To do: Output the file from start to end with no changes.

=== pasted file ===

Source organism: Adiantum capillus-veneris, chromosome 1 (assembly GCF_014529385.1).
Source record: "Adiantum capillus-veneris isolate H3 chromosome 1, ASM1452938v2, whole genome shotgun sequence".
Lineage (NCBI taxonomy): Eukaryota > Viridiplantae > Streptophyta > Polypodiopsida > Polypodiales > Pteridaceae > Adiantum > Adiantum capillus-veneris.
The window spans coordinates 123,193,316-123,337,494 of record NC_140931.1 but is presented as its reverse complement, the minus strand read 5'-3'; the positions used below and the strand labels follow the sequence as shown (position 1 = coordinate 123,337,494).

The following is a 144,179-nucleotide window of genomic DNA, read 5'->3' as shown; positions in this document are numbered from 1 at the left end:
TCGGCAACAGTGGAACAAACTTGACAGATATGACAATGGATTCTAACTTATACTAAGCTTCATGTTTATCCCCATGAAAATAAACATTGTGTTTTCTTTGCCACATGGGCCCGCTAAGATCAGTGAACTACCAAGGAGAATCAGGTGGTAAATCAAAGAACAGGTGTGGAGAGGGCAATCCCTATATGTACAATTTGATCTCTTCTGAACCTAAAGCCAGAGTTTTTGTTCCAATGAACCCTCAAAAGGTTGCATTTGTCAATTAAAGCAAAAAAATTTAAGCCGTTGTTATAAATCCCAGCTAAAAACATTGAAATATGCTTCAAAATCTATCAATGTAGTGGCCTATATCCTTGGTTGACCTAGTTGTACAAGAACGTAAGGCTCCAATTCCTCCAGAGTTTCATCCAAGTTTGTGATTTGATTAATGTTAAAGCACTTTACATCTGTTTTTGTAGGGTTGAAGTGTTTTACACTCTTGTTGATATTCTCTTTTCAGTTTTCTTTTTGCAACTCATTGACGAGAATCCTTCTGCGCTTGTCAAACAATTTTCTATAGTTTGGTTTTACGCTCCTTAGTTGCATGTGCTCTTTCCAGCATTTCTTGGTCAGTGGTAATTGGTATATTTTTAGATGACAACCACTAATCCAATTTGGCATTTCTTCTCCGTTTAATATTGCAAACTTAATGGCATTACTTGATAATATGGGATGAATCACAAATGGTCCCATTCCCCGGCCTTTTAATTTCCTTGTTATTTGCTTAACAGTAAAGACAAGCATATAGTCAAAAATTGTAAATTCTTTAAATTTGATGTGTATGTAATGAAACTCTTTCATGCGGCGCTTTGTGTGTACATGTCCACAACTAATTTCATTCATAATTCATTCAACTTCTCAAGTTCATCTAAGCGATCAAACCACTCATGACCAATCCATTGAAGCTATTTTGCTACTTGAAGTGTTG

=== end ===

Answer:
Source organism: Adiantum capillus-veneris, chromosome 1 (assembly GCF_014529385.1).
Source record: "Adiantum capillus-veneris isolate H3 chromosome 1, ASM1452938v2, whole genome shotgun sequence".
Lineage (NCBI taxonomy): Eukaryota > Viridiplantae > Streptophyta > Polypodiopsida > Polypodiales > Pteridaceae > Adiantum > Adiantum capillus-veneris.
The window spans coordinates 123,193,316-123,337,494 of record NC_140931.1 but is presented as its reverse complement, the minus strand read 5'-3'; the positions used below and the strand labels follow the sequence as shown (position 1 = coordinate 123,337,494).

The following is a 144,179-nucleotide window of genomic DNA, read 5'->3' as shown; positions in this document are numbered from 1 at the left end:
TCGGCAACAGTGGAACAAACTTGACAGATATGACAATGGATTCTAACTTATACTAAGCTTCATGTTTATCCCCATGAAAATAAACATTGTGTTTTCTTTGCCACATGGGCCCGCTAAGATCAGTGAACTACCAAGGAGAATCAGGTGGTAAATCAAAGAACAGGTGTGGAGAGGGCAATCCCTATATGTACAATTTGATCTCTTCTGAACCTAAAGCCAGAGTTTTTGTTCCAATGAACCCTCAAAAGGTTGCATTTGTCAATTAAAGCAAAAAAATTTAAGCCGTTGTTATAAATCCCAGCTAAAAACATTGAAATATGCTTCAAAATCTATCAATGTAGTGGCCTATATCCTTGGTTGACCTAGTTGTACAAGAACGTAAGGCTCCAATTCCTCCAGAGTTTCATCCAAGTTTGTGATTTGATTAATGTTAAAGCACTTTACATCTGTTTTTGTAGGGTTGAAGTGTTTTACACTCTTGTTGATATTCTCTTTTCAGTTTTCTTTTTGCAACTCATTGACGAGAATCCTTCTGCGCTTGTCAAACAATTTTCTATAGTTTGGTTTTACGCTCCTTAGTTGCATGTGCTCTTTCCAGCATTTCTTGGTCAGTGGTAATTGGTATATTTTTAGATGACAACCACTAATCCAATTTGGCATTTCTTCTCCGTTTAATATTGCAAACTTAATGGCATTACTTGATAATATGGGATGAATCACAAATGGTCCCATTCCCCGGCCTTTTAATTTCCTTGTTATTTGCTTAACAGTAAAGACAAGCATATAGTCAAAAATTGTAAATTCTTTAAATTTGATGTGTATGTAATGAAACTCTTTCATGCGGCGCTTTGTGTGTACATGTCCACAACTAATTTCATTCATAATTCATTCAACTTCTCAAGTTCATCTAAGCGATCAAACCACTCATGACCAATCCATTGAAGCTATTTTGCTACTTGAAGTGTTG